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Schools tinker with idea of tiny homes for cash-strapped teachers

Arizona School District Wants to Build Tiny Homes for Teachers

Hank Stephenson | Arizona Daily Star

New teachers can’t afford to live in full-sized homes within the Vail Unified School District boundaries, so the district is thinking smaller.

Much smaller.

Like, tiny.

In an effort to ensure that teachers can afford to live in the generally well-heeled area that lacks affordable housing options, the Vail School District is looking to build a community of “tiny homes” for teachers.

Tiny homes are essentially minimalist urban homes built on top of flatbed trailers. They’re usually about 300 square feet but maximize space by using lofts, efficient storage and open-air designs that incorporate outdoor space. They’re popular with millennials, hipsters and others looking for a simplified, minimized or ascetic lifestyle.

The district plans to park the new tiny homes on a plot of land it owns and hopes to have at least four available before next school year.

When the site is fully developed, officials hope to build between 20 and 24 tiny homes to accommodate teachers in the district, with the possibility of opening other sites on district-owned land if the program is successful.

Vail Associate Superintendent John Carruth, who is spearheading the effort to get the tiny homes built, said he hopes they will offer new and young teachers — or those looking to downsize and minimize their carbon footprint — a cheap and hip option that will allow them to integrate into the Vail community. And district officials hope the tiny homes will help attract and retain teachers amid a nationwide teacher shortage.

“They’re tiny luxury homes. It feels luxurious, but it’s small. We want them to feel like it’s a cool and unique and honors the teachers and their profession,” he said.

But Joe Thomas, president of the Arizona Education Association, the state’s largest teachers’ union, said the idea of offering teachers tiny homes is somewhat insulting — and reflects the overall sad state of teacher pay, especially in Arizona, where teacher salaries are among the lowest in the nation.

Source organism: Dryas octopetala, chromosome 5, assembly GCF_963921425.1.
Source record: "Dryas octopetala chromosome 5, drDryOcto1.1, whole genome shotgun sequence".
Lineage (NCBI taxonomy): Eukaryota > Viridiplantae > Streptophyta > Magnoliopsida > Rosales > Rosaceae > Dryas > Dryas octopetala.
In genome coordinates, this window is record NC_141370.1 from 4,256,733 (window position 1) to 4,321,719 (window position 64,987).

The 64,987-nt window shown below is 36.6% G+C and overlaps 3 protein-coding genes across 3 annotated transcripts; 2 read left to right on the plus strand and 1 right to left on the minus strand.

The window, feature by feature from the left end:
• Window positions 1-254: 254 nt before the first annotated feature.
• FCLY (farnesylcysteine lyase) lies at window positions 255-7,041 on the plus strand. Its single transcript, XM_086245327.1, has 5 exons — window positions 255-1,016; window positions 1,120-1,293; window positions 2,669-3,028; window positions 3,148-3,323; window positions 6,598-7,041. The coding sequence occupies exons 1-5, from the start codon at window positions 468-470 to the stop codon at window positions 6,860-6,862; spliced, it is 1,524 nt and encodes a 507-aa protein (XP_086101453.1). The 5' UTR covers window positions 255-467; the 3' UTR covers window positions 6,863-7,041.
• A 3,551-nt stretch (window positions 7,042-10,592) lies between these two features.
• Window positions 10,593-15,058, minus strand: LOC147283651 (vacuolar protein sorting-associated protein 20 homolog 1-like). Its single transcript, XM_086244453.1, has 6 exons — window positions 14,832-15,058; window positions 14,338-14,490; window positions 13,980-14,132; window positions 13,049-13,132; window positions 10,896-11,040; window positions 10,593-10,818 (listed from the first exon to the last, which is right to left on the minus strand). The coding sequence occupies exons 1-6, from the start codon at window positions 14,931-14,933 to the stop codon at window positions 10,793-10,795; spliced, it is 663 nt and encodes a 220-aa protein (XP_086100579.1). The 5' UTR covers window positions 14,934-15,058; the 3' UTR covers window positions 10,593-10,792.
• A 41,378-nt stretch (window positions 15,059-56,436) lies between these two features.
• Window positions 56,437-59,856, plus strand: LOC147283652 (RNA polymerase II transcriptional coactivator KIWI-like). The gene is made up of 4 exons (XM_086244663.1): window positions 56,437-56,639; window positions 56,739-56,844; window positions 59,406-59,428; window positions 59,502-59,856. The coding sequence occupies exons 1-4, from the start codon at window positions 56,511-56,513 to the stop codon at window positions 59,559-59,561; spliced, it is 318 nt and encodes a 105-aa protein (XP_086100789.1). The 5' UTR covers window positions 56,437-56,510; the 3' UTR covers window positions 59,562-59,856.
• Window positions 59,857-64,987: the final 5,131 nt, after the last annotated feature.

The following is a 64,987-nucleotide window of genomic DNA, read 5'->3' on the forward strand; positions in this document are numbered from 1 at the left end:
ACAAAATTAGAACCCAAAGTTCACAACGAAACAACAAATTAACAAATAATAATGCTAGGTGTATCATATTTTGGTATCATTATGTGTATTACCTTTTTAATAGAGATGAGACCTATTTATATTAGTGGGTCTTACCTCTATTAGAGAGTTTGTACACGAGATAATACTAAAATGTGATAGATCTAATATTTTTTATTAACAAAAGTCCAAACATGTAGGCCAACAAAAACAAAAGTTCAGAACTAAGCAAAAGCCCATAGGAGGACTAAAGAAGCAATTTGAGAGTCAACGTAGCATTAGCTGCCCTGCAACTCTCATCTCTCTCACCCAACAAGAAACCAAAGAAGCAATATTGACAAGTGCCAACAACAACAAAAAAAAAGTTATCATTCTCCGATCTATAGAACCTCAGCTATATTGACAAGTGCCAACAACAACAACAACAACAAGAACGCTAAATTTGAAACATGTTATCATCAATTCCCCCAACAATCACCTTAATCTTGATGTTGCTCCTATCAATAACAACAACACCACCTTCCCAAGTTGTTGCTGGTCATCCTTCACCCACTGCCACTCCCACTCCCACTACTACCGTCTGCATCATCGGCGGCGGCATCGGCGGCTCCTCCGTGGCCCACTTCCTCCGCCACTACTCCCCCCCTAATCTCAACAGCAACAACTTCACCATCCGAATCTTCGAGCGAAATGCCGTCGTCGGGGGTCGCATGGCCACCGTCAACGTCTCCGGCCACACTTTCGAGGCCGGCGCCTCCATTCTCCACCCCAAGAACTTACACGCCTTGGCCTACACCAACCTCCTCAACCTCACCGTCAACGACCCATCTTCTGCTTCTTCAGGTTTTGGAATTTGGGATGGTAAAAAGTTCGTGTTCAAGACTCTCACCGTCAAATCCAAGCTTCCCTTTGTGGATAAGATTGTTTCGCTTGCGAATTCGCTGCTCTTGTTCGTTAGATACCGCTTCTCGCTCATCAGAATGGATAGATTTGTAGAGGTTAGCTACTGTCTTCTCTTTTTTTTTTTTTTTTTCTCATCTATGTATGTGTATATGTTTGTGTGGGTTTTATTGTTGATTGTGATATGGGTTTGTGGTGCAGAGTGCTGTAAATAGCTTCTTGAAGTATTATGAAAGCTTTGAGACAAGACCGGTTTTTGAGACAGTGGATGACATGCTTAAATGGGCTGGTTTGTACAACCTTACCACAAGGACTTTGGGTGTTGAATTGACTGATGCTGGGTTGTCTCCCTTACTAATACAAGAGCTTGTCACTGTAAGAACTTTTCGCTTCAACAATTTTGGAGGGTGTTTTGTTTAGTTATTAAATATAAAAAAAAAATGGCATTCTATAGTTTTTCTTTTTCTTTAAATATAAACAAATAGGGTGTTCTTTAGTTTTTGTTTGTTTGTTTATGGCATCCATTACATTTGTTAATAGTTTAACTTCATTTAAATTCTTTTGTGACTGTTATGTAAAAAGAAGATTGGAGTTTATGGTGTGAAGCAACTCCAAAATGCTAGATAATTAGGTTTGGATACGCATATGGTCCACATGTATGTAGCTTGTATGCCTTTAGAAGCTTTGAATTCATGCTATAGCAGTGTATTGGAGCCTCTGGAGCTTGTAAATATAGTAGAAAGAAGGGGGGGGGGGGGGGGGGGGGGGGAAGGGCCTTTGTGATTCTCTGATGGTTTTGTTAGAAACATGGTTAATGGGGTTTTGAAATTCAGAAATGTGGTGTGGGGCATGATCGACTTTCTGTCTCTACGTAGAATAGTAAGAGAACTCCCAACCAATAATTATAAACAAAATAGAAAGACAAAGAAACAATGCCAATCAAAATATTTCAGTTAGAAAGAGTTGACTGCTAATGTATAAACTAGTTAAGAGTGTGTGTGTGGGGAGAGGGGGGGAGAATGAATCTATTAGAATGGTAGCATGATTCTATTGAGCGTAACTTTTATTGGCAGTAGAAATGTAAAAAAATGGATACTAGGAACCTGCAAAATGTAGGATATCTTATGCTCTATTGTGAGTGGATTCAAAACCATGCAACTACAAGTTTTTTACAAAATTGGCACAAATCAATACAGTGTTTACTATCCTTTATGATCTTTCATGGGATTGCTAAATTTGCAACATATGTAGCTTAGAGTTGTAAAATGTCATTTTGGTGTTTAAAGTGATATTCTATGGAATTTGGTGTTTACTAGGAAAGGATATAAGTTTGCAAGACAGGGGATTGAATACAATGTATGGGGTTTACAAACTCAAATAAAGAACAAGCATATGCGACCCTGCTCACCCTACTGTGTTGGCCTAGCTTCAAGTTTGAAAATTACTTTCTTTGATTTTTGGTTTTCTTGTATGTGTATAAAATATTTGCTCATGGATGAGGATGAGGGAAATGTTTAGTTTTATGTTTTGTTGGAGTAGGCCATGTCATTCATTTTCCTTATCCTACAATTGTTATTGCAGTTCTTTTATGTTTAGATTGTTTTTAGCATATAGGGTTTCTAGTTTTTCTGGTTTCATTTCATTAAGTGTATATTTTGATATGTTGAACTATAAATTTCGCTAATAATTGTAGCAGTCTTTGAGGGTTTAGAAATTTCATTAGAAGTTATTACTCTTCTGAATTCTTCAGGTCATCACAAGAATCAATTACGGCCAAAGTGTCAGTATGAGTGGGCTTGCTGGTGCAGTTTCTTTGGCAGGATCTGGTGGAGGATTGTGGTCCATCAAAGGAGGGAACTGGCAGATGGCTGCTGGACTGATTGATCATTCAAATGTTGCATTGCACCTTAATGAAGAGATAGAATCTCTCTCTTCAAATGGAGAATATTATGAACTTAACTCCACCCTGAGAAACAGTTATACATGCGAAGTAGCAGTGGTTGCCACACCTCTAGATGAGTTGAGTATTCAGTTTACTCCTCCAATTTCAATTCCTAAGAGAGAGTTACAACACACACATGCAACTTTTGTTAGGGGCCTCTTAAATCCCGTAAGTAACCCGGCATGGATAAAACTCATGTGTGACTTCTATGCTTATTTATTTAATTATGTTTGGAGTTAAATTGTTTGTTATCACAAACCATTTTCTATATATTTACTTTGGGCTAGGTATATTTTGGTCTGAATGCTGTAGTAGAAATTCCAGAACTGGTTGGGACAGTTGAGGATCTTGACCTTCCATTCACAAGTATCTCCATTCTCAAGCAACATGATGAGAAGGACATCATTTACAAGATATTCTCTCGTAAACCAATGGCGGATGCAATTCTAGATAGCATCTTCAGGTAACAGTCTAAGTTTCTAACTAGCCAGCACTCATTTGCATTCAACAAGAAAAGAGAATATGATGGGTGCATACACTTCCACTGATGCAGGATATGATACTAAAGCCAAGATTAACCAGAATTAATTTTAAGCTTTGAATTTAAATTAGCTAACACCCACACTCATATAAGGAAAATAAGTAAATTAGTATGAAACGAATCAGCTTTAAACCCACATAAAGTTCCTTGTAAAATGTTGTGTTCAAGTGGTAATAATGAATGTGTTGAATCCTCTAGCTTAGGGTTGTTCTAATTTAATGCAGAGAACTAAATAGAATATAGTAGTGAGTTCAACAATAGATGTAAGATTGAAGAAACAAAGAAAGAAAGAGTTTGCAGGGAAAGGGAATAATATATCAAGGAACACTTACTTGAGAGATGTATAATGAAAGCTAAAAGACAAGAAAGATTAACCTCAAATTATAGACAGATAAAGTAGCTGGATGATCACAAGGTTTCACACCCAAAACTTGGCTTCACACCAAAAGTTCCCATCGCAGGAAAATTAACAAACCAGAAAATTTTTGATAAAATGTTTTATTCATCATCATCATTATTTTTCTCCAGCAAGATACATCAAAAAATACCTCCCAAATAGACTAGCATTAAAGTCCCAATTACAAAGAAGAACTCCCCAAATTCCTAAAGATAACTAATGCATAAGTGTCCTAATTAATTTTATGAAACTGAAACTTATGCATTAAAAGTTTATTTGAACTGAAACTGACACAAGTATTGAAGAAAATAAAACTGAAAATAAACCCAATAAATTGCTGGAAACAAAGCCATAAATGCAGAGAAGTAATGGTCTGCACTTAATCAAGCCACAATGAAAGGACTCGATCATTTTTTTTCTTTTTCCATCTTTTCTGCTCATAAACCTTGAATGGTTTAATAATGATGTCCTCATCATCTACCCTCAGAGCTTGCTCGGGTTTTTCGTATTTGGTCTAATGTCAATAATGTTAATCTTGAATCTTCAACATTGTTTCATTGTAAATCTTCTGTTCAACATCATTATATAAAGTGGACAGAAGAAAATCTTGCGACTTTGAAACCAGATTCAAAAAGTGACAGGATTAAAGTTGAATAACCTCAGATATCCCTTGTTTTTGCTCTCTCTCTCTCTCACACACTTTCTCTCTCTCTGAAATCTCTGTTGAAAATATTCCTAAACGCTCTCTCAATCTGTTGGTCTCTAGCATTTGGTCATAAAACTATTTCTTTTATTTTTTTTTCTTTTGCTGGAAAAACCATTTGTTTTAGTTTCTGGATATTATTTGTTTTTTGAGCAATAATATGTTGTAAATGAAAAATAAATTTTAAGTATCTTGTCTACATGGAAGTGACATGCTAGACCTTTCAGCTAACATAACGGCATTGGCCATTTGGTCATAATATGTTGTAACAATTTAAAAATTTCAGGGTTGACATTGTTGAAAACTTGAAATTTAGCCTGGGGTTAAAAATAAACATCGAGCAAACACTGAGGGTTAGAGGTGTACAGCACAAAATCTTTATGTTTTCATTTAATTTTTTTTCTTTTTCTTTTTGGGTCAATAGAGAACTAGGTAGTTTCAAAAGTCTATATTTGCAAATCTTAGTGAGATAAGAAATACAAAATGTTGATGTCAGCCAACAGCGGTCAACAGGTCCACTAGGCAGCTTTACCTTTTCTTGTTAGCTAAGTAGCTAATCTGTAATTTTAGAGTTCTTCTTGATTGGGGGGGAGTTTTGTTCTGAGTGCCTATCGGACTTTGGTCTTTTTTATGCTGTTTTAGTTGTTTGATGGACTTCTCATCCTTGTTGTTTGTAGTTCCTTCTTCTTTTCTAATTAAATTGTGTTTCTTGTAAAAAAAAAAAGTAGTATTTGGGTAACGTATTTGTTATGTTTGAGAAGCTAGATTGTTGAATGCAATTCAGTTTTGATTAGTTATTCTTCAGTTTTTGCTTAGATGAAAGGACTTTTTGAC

“Tiny homes for our tiny salaries,” Thomas quipped.

Thomas described the plan as “somewhere between strange and innovative” and said while he wished it weren’t necessary, Vail’s attempt to ensure teachers have affordable housing within the school district boundaries is commendable.

Vail Superintendent Calvin Baker said while it would be nice to be able to pay teachers enough to buy homes in Vail, that’s simply not a reality for most teachers early in their careers, no matter where they work.

“I think the right way to frame it is not tiny homes versus suburban homes. It’s tiny homes versus small apartments, because that’s where most of us started,” he said.


The starting base salary for a teacher in Vail is about $36,000, which isn’t enough for single teachers, or families with a teacher as the main breadwinner, to afford housing in Vail, where the median household income is $83,000 and the median home sale price is about $260,000.

And Vail faces a somewhat unique problem — there’s not a single apartment complex anywhere in the district’s 425-square-mile boundary.

But Vail officials hope that what they’re planning will be better than an apartment complex and will inspire a unique community of teachers who want to be a part of Vail’s future.

The costs of tiny homes vary widely, and the district is exploring options in the $45,000 to $70,000 range.

READ the full story at the Arizona Daily Star


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Hank Stephenson

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